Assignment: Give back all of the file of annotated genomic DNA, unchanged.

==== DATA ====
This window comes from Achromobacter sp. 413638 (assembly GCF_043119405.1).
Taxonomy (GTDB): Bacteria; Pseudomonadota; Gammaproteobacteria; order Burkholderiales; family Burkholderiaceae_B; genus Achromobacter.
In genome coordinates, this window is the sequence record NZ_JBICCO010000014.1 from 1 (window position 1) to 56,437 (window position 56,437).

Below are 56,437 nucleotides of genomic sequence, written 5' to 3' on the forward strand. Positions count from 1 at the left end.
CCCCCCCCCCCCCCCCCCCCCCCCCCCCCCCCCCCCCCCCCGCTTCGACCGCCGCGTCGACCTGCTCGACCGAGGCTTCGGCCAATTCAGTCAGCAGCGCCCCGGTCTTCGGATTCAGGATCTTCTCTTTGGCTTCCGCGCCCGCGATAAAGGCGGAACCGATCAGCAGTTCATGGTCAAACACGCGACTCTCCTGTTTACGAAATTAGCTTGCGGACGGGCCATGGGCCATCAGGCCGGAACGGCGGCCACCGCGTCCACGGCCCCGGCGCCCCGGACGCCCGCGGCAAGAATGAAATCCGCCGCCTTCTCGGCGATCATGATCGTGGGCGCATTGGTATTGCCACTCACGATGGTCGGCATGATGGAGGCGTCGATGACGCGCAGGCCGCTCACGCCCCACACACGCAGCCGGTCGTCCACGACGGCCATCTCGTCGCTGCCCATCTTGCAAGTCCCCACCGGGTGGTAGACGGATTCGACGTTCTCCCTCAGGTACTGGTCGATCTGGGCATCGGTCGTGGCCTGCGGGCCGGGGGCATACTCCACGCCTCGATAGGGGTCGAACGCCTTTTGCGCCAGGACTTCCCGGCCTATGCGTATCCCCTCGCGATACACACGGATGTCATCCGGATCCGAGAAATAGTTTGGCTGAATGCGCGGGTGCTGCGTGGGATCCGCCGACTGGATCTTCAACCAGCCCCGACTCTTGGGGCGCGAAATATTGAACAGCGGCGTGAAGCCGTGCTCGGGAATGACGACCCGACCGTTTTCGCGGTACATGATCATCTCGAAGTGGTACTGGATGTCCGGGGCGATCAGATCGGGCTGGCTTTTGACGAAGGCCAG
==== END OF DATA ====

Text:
This window comes from Achromobacter sp. 413638 (assembly GCF_043119405.1).
Taxonomy (GTDB): Bacteria; Pseudomonadota; Gammaproteobacteria; order Burkholderiales; family Burkholderiaceae_B; genus Achromobacter.
In genome coordinates, this window is the sequence record NZ_JBICCO010000014.1 from 1 (window position 1) to 56,437 (window position 56,437).

Below are 56,437 nucleotides of genomic sequence, written 5' to 3' on the forward strand. Positions count from 1 at the left end.
CCCCCCCCCCCCCCCCCCCCCCCCCCCCCCCCCCCCCCCCCGCTTCGACCGCCGCGTCGACCTGCTCGACCGAGGCTTCGGCCAATTCAGTCAGCAGCGCCCCGGTCTTCGGATTCAGGATCTTCTCTTTGGCTTCCGCGCCCGCGATAAAGGCGGAACCGATCAGCAGTTCATGGTCAAACACGCGACTCTCCTGTTTACGAAATTAGCTTGCGGACGGGCCATGGGCCATCAGGCCGGAACGGCGGCCACCGCGTCCACGGCCCCGGCGCCCCGGACGCCCGCGGCAAGAATGAAATCCGCCGCCTTCTCGGCGATCATGATCGTGGGCGCATTGGTATTGCCACTCACGATGGTCGGCATGATGGAGGCGTCGATGACGCGCAGGCCGCTCACGCCCCACACACGCAGCCGGTCGTCCACGACGGCCATCTCGTCGCTGCCCATCTTGCAAGTCCCCACCGGGTGGTAGACGGATTCGACGTTCTCCCTCAGGTACTGGTCGATCTGGGCATCGGTCGTGGCCTGCGGGCCGGGGGCATACTCCACGCCTCGATAGGGGTCGAACGCCTTTTGCGCCAGGACTTCCCGGCCTATGCGTATCCCCTCGCGATACACACGGATGTCATCCGGATCCGAGAAATAGTTTGGCTGAATGCGCGGGTGCTGCGTGGGATCCGCCGACTGGATCTTCAACCAGCCCCGACTCTTGGGGCGCGAAATATTGAACAGCGGCGTGAAGCCGTGCTCGGGAATGACGACCCGACCGTTTTCGCGGTACATGATCATCTCGAAGTGGTACTGGATGTCCGGGGCGATCAGATCGGGCTGGCTTTTGACGAAGGCCAG